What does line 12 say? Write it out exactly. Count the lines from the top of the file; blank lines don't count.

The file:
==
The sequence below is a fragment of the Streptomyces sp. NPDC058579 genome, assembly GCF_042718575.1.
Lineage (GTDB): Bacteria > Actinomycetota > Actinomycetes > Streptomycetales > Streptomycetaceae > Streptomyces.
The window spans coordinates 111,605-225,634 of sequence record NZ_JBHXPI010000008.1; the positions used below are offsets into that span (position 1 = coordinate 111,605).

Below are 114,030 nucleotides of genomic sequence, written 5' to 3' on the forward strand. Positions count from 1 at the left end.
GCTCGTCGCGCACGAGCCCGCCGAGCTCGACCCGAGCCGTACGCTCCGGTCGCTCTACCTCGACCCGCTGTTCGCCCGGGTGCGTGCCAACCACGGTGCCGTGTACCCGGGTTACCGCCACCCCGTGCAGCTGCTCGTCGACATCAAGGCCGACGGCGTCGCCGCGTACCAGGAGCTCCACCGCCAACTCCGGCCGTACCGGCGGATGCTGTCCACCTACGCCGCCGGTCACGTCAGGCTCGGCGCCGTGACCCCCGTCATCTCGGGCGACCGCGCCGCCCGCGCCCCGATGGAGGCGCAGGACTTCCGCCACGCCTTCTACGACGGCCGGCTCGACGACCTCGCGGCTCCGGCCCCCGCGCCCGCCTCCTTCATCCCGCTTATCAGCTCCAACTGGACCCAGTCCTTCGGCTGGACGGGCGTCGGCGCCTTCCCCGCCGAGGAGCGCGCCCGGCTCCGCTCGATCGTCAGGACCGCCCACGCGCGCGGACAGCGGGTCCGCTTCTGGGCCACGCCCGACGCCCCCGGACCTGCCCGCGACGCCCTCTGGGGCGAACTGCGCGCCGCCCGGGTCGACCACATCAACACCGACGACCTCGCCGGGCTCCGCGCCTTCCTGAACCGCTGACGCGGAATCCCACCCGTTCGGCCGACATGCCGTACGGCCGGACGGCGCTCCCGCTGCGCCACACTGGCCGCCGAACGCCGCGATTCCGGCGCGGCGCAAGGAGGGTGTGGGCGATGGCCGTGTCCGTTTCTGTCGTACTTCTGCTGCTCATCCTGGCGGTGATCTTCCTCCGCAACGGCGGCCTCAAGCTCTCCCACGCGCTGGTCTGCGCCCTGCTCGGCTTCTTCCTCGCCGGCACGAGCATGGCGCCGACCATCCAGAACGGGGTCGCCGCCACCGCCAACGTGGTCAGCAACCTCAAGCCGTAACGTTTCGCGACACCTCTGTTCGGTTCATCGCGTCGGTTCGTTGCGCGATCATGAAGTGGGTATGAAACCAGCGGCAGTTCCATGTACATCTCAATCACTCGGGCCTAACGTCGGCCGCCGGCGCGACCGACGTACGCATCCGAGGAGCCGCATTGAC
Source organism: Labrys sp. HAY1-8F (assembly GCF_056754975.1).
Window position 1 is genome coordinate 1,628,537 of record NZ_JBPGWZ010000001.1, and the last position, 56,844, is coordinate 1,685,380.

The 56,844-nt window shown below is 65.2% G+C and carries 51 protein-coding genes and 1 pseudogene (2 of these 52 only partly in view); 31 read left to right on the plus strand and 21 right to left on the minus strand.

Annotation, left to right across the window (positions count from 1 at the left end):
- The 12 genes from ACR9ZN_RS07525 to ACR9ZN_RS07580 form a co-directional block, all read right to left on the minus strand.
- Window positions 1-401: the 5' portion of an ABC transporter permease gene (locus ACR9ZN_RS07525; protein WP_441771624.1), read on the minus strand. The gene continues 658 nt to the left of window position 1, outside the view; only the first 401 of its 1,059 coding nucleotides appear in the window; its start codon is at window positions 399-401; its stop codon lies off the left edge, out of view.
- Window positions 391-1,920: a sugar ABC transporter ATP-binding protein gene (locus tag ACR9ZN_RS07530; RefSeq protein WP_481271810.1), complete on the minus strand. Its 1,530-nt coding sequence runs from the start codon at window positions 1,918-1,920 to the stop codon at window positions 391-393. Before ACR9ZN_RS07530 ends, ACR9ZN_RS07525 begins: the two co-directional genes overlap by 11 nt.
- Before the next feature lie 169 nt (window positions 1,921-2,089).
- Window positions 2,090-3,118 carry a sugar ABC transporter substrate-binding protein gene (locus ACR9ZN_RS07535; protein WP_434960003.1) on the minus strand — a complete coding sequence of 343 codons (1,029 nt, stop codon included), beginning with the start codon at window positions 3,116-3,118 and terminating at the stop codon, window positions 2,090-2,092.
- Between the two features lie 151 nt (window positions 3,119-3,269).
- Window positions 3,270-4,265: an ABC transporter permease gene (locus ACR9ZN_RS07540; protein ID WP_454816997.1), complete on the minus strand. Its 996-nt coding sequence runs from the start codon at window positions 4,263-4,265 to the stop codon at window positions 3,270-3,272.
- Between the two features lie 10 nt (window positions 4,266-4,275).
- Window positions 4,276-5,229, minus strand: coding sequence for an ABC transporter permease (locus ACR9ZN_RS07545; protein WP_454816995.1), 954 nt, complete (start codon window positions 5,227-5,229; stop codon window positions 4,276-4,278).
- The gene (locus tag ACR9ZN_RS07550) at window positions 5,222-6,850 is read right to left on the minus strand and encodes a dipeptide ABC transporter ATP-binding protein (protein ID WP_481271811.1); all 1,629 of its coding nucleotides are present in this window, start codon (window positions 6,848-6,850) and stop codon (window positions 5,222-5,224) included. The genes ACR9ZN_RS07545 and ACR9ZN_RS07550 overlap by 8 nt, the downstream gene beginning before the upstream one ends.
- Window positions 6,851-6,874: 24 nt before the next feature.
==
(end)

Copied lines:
- Window positions 391-1,920: a sugar ABC transporter ATP-binding protein gene (locus tag ACR9ZN_RS07530; RefSeq protein WP_481271810.1), complete on the minus strand. Its 1,530-nt coding sequence runs from the start codon at window positions 1,918-1,920 to the stop codon at window positions 391-393. Before ACR9ZN_RS07530 ends, ACR9ZN_RS07525 begins: the two co-directional genes overlap by 11 nt.